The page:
Mediator analyses showed that increased implementation of the first 6 Building Blocks of High-Performing Primary Care served as mediators for improvements in blood pressure control and, to a lesser extent, aspirin use CQMs. This is particularly interesting in that the blood pressure control measure is the only 1 of the ABCS measures directly tied to clinical outcomes, with the other 3 measure tied to process of care. Process of care measures are often easier to change than clinical outcomes, in part because (1) improvements in data entry and capture can result in major improvements and (2) changes in process are more immediately reflected in the measure. This can been seen in our results, in which blood pressure did not improve as impressively as the process of care measures. However, for a clinical outcome such as blood pressure control that is difficult to change, the implementation of the Building Blocks might be particularly important in producing improvements, whereas the Building Blocks may be less important to produce changes in process of care measures. This will be interesting to explore in future projects.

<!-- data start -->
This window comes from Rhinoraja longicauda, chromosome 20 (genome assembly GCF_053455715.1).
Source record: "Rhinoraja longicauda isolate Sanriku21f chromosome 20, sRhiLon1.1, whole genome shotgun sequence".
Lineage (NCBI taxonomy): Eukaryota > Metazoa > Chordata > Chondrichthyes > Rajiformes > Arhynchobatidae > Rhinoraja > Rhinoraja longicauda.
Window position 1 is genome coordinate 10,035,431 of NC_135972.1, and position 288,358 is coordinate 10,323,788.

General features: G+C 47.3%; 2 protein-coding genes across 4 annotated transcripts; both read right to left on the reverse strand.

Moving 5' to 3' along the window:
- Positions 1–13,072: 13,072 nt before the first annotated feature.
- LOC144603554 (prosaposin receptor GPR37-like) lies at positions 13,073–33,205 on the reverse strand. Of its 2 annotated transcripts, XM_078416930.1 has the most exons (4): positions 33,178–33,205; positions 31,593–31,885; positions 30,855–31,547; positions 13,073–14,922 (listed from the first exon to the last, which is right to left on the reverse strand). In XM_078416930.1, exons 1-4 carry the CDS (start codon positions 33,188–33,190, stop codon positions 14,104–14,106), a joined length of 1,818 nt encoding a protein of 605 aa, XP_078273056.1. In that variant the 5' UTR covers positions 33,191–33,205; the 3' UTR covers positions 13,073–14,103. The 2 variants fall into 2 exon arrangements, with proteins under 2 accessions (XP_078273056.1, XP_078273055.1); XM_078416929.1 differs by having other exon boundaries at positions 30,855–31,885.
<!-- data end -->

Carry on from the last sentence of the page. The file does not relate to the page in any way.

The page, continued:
This study adds to the growing evidence for the effectiveness of practice facilitation as a method for improving implementation of evidence-based interventions. ENSW results are consistent with other research demonstrating that practice facilitation can assist practices in improvements in cardiovascular care.[16] In addition, this study shows that practice facilitation can induce practices to take up important patient engagement activities. The intervention period for this project was relatively short for the level of practice transformation work being targeted. The study was further complicated by major changes in the cholesterol treatment guidelines just as the project was starting. Difficulties and delays with obtaining clean CQM data as reported elsewhere[57,58] made quality improvement efforts focused on specific measures problematic as well. Despite those barriers and limitations, practices improved all 4 of the ABCS measures significantly when compared with an external comparison group. Furthermore, they showed significant improvement in their implementation of many advanced primary care activities.